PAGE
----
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I don't have one to examine. How exactly does a crankset removal work?

one such as this.

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2 Answers 2

up vote 4 down vote accepted

The crank removal tool has two threaded pieces. The larger threads into the crank (after you've removed the crank-bolt with a wrench). Tighten it all the way down, as these threads will take all of the force that is required to remove the crank. The smaller threaded piece screws into the larger. It has a flat end on it which goes into the crank. Turn this until this flat end makes contact with the end of the bottom bracket spline (the bit that you removed the crank-bolt from). Then keep tightening it. The flat end will push on the spline and pull the crank off--remember that this piece is threaded to another piece that is threaded to the crank itself.

It's an excellent example of a simple machine--the jackscrew. I'm sure that Sheldon Brown has a great description with photos, line drawings, etc... @gcb provides the link.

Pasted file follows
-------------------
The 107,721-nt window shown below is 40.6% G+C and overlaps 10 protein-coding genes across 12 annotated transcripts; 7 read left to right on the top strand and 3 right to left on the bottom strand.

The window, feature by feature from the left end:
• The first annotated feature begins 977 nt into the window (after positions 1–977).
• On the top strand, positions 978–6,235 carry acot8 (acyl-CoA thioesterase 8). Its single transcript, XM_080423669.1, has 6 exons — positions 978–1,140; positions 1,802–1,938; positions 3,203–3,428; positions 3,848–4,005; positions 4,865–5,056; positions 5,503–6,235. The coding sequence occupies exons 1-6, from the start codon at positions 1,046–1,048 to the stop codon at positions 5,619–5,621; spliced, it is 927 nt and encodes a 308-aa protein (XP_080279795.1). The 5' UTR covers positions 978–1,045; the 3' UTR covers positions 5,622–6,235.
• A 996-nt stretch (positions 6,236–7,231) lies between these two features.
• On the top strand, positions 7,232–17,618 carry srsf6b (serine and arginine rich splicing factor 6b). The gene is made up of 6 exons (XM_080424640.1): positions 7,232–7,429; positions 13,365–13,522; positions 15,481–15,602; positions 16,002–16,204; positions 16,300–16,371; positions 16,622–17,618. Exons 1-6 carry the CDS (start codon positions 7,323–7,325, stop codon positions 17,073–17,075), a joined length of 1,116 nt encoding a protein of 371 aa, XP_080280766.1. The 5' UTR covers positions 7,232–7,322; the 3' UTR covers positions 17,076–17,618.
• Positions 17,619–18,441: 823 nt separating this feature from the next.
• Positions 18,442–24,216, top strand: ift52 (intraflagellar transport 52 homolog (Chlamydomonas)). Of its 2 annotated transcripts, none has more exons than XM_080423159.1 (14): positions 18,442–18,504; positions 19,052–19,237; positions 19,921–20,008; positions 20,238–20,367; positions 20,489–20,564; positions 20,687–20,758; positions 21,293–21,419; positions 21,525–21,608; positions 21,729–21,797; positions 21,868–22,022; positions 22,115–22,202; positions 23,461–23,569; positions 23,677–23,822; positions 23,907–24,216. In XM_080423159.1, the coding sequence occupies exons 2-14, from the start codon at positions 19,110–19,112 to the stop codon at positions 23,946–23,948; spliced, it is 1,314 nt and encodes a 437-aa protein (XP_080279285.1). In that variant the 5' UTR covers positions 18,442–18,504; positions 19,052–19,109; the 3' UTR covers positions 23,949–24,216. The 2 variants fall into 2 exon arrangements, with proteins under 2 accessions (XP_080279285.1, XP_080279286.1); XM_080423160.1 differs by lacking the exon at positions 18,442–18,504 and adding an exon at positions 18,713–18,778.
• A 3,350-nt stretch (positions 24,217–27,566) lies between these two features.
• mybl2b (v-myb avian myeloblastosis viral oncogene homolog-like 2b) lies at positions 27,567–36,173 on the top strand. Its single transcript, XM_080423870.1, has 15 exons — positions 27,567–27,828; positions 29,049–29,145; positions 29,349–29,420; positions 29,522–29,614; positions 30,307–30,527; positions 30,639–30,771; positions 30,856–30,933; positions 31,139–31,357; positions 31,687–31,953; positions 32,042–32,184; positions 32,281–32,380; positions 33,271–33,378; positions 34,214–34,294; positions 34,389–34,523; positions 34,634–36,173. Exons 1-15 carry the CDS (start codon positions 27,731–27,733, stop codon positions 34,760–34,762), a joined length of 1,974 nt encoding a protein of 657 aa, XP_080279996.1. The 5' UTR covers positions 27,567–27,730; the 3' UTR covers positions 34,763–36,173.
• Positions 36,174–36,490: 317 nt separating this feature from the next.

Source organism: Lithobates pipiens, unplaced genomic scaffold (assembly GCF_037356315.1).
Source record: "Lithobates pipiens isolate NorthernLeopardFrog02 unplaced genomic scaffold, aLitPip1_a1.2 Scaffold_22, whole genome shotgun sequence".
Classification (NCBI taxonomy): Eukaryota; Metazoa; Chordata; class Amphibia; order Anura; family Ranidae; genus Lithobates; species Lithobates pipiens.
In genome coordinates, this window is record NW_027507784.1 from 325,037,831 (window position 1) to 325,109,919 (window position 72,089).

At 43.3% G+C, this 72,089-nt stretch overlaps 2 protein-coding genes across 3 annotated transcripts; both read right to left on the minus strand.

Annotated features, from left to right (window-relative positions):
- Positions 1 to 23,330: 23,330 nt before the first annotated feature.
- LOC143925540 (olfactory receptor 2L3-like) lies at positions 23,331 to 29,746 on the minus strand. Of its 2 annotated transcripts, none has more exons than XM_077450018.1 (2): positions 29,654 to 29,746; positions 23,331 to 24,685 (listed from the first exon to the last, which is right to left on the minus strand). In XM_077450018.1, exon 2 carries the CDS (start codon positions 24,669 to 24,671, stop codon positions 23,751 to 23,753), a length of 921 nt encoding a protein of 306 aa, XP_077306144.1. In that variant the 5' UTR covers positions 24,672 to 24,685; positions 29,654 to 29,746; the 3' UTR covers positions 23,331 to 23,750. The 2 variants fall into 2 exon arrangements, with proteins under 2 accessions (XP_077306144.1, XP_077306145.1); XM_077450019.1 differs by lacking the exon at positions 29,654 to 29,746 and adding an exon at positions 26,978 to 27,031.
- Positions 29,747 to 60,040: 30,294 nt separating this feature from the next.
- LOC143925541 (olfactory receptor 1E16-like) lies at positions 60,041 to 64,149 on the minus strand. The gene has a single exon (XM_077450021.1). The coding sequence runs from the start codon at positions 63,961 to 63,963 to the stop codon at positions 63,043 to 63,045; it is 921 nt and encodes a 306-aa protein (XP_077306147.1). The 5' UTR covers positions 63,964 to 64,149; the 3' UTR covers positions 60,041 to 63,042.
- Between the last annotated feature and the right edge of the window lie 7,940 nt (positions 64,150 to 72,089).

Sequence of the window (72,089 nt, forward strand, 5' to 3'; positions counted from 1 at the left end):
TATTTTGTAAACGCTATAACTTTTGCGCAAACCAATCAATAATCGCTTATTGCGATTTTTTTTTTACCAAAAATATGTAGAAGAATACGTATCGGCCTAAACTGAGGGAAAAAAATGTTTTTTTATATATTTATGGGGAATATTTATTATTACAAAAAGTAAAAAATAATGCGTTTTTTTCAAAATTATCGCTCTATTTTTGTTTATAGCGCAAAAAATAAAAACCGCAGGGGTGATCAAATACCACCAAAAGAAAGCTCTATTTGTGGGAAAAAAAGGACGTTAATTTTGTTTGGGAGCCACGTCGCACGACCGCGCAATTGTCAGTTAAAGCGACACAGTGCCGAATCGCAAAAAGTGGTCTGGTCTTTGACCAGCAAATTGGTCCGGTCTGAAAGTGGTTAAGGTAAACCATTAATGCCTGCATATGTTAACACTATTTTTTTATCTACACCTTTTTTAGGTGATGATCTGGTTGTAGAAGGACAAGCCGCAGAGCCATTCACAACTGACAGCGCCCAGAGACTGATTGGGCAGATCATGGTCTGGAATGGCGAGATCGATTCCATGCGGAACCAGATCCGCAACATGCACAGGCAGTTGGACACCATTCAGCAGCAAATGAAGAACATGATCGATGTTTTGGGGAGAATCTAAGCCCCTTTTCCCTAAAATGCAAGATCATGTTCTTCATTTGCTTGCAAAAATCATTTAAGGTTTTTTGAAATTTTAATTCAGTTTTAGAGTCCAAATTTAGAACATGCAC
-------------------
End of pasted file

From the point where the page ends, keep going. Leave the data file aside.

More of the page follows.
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Here I am going along answering questions without noticing that the questioner and answerer are the same. –  DC_CARR Jul 7 '11 at 19:23
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answering my own question :(

http://www.sheldonbrown.com/tooltips/cotterless.html

as usual sheldon brown beat the internet to it.

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It is in fact very clever, a "muscle" tool, but mind you that in some cases you can have trouble if the crank is too tight, at the link you provided there are some solutions, but I have recently had two cases where the crank thread was damaged and I had to resort to a hammer to get it out. –  jackJoe Jun 11 '11 at 8:40
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It would be handy if you could accept your answer, that way it doesn't show on the list of unanswered questions (and your accept rate is 100% instead of 0%) –  Мסž Jun 15 '11 at 1:47
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